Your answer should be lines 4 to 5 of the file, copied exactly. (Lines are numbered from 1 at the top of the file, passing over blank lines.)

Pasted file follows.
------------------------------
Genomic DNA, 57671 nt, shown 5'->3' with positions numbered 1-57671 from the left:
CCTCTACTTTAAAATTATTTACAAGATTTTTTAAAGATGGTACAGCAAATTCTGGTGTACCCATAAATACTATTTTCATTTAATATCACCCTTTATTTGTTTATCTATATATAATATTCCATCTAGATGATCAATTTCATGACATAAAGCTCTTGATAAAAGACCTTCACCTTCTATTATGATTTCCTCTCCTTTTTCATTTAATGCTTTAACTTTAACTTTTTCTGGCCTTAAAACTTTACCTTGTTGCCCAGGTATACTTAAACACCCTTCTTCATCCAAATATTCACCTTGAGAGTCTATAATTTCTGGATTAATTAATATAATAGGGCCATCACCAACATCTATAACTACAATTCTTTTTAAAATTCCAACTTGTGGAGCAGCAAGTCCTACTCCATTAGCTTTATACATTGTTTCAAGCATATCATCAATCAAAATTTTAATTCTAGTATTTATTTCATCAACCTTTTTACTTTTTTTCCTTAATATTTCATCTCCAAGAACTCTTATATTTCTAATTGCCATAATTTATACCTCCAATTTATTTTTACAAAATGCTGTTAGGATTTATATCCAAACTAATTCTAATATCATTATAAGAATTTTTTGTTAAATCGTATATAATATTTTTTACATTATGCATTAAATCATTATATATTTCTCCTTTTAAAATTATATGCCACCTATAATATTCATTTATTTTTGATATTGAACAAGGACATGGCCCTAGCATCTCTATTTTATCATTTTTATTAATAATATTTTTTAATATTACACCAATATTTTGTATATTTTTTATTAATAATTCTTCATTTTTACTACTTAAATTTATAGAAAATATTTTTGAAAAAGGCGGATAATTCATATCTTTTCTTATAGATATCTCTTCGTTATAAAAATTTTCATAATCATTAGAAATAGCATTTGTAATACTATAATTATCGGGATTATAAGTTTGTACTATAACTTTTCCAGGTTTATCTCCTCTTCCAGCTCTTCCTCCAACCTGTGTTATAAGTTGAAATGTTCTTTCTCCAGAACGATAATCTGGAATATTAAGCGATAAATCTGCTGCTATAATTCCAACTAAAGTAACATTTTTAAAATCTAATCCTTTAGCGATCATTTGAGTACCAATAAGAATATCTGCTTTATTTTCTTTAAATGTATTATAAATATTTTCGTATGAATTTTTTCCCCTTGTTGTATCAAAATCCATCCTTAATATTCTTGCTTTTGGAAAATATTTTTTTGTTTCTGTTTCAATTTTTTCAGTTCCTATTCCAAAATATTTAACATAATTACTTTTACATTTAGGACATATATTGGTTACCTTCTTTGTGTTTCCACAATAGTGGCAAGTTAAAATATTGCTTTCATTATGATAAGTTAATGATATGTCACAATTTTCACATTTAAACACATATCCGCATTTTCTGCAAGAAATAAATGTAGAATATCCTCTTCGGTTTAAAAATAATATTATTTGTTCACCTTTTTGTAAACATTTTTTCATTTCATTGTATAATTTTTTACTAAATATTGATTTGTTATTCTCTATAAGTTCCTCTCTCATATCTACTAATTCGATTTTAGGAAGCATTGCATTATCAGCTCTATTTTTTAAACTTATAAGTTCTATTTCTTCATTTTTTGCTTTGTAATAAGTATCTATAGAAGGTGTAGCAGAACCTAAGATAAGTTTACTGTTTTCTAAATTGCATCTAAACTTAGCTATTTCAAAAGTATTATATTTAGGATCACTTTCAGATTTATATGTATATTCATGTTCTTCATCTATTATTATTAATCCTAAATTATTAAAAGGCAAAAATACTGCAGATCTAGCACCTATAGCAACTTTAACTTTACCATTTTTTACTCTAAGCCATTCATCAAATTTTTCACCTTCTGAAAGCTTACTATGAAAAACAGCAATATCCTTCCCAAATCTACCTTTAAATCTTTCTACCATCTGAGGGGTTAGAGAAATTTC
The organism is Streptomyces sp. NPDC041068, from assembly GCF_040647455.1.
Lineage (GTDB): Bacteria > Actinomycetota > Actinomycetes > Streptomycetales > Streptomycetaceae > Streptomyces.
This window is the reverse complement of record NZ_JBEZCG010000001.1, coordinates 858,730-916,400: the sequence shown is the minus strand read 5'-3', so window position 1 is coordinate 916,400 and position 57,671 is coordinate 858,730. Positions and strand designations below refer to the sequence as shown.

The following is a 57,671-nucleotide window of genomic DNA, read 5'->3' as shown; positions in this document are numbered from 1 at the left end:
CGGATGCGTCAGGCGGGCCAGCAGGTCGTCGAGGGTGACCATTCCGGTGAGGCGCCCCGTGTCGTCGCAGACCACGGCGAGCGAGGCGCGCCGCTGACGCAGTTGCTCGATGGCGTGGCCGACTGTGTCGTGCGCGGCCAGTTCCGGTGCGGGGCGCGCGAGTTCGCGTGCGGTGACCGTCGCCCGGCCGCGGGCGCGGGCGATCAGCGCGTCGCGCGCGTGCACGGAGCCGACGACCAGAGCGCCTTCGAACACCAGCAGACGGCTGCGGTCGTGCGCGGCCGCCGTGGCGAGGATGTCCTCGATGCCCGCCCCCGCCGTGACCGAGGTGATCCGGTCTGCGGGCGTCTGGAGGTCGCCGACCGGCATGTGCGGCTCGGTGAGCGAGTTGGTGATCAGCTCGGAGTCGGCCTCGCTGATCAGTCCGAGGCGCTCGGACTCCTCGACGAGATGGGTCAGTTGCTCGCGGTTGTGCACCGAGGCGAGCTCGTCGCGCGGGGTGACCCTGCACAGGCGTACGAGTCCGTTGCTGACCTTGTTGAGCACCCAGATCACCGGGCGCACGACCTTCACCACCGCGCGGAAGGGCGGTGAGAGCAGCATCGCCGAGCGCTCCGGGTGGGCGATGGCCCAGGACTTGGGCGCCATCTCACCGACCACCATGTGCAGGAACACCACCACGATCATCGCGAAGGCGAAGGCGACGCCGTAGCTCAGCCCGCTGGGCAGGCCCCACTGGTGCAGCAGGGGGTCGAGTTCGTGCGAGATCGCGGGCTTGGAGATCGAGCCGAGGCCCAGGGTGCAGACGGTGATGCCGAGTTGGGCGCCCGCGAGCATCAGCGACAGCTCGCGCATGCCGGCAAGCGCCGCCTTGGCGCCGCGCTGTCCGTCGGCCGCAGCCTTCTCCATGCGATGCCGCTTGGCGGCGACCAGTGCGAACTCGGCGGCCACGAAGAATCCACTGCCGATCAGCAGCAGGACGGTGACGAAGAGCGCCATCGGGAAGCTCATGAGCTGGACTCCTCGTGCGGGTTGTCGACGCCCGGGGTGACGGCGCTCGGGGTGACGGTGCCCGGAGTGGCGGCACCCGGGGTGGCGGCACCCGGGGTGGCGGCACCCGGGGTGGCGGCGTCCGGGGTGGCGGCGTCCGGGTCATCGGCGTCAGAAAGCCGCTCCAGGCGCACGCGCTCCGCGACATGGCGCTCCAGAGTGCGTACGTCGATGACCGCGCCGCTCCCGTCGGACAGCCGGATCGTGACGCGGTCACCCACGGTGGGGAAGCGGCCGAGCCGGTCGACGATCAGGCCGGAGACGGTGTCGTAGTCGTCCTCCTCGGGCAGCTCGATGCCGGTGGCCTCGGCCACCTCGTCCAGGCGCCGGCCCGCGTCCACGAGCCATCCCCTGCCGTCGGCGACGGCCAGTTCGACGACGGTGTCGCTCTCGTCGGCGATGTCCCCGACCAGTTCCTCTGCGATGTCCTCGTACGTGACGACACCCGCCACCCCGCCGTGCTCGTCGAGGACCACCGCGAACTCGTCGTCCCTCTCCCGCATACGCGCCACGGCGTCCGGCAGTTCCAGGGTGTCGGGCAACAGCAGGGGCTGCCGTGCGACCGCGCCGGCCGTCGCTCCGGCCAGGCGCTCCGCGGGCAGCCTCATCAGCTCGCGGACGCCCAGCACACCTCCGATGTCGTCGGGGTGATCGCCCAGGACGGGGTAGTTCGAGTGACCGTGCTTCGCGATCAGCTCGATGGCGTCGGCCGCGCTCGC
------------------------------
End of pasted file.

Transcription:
Lineage (GTDB): Bacteria > Actinomycetota > Actinomycetes > Streptomycetales > Streptomycetaceae > Streptomyces.
This window is the reverse complement of record NZ_JBEZCG010000001.1, coordinates 858,730-916,400: the sequence shown is the minus strand read 5'-3', so window position 1 is coordinate 916,400 and position 57,671 is coordinate 858,730. Positions and strand designations below refer to the sequence as shown.